Hume, who met Vitagliano when they were both working in senior channel jobs 30 years ago at IBM, said the secret to Vitagliano’s success is in no small part due to his authenticity, sincerity and “love” of the channel. “That love of the channel goes beyond almost anyone I know,” said Hume. “Frank has poured his heart and soul into the business partner channel for four decades.”

Hume—who has stepped up the charge at Tech Data to invest heavily into four game-changing markets, including cloud, analytics and the Internet of Things, security and next-generation services, said Vitagliano will play a “critical” role in the “transitioning” of the distribution value proposition moving to “solutions aggregation” in a virtual services world.

“We’re moving from a physical distribution capability to virtual distribution capabilities with cloud marketplaces, etc,” he said. “We are going to see a pretty big shift in terms of content toward these areas relative to what we have historically sold. It is really critical to have someone like Frank to articulate that change. It’s really important that story gets told properly to our vendor and customer community so they can leverage this capability.”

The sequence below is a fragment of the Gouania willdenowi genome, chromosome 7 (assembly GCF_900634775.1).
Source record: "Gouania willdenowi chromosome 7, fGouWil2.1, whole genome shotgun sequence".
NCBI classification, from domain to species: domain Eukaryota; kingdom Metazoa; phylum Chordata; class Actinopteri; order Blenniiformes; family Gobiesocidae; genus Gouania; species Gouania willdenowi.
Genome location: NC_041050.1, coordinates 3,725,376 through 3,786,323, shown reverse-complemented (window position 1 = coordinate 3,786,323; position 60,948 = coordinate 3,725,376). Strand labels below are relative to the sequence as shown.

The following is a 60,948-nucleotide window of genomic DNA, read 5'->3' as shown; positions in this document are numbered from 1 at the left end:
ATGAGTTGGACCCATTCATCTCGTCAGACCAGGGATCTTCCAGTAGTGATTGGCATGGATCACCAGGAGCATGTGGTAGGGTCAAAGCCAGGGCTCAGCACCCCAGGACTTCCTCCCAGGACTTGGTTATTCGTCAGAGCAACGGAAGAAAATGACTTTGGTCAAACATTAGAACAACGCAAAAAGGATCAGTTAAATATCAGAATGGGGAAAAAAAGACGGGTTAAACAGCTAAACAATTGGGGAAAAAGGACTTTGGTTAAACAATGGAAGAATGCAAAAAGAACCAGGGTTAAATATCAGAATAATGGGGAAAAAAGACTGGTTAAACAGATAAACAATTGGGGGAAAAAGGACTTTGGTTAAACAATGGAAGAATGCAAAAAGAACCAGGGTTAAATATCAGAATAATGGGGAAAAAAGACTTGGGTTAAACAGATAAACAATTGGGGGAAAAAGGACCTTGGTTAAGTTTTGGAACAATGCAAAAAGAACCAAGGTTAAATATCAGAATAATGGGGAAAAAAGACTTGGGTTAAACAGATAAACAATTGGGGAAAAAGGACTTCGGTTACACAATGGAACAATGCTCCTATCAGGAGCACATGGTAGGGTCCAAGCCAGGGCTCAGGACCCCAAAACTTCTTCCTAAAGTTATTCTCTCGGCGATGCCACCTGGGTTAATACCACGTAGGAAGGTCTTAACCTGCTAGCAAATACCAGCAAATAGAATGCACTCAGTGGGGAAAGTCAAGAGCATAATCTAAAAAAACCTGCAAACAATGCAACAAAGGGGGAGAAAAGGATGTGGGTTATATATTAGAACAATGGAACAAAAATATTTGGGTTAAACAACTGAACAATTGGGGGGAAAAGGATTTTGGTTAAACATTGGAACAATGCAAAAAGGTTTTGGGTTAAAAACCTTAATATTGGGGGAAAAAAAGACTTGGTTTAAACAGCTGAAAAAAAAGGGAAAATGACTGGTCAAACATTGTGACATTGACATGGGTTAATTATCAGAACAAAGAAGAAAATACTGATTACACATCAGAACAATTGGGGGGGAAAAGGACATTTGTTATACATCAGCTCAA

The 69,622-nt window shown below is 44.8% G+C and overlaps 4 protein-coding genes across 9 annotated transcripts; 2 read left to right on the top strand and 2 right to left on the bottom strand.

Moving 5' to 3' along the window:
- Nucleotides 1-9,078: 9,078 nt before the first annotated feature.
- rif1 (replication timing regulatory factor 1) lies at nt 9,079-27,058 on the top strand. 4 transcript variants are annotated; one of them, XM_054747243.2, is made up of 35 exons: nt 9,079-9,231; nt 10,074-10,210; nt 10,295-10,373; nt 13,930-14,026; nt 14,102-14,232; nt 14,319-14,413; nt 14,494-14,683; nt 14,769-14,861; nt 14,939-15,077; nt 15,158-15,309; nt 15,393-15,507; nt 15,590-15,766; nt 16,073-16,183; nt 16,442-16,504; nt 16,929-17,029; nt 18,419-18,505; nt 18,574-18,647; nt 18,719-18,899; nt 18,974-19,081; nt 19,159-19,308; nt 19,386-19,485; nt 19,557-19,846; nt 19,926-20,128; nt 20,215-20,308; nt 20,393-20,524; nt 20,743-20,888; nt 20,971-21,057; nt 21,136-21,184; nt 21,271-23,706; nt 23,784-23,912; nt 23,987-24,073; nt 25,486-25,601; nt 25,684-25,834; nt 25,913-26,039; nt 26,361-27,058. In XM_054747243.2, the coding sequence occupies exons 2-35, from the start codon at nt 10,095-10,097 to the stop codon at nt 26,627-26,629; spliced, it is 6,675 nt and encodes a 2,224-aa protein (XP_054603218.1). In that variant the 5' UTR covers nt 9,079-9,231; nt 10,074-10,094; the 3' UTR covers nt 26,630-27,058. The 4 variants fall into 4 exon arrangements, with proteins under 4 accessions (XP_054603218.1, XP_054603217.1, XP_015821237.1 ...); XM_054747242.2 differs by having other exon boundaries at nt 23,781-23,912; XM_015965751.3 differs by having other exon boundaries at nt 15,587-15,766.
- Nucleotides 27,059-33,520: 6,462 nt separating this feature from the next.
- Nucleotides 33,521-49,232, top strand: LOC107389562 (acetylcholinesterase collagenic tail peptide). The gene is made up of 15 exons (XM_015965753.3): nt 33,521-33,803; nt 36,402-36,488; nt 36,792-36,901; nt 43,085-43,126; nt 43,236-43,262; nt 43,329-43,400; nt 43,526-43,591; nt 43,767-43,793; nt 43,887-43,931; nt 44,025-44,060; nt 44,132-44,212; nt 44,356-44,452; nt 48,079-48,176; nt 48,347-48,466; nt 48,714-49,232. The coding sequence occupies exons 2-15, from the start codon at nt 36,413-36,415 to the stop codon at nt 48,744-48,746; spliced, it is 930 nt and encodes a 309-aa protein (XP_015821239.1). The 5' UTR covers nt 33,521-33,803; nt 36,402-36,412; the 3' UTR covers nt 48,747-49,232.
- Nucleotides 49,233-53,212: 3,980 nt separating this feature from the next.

Vitagliano said the role of the GTDC has moved well beyond its early charter of advocating the value of the distribution business model. “The marketplace understands distribution and clearly acknowledges its value in the overall supply chain,” said Vitagliano. “What I am excited about is helping to articulate the value of distribution in the digital transformation/cloud services era with emerging technologies like artificial intelligence, edge computing and big data.”

Vitagliano—one of only a handful of technology executives who have been inducted into the IT Hall of Fame that has honored industry titans like former Apple CEO Steve Jobs and former Microsoft CEO Steve Ballmer—said his 100-day game plan is to “spend a lot of time listening” to distribution technology council members, vendors and partners.

“I am going to spend a lot of time with the key constituents to understand what we need to do to move forward,” he said. “I want to understand what is going on with distributors, vendors and solution providers and what are the types of services we need in the future.”

Vitagliano, who as an IBM channel chief backed a highly charged economic analysis that showed the value of distribution in the midst of the rise of direct market PC era, said he has seen distribution continually prove its mettle even when some in the IT industry were questioning its ability to evolve in a technology market moving at blinding speed.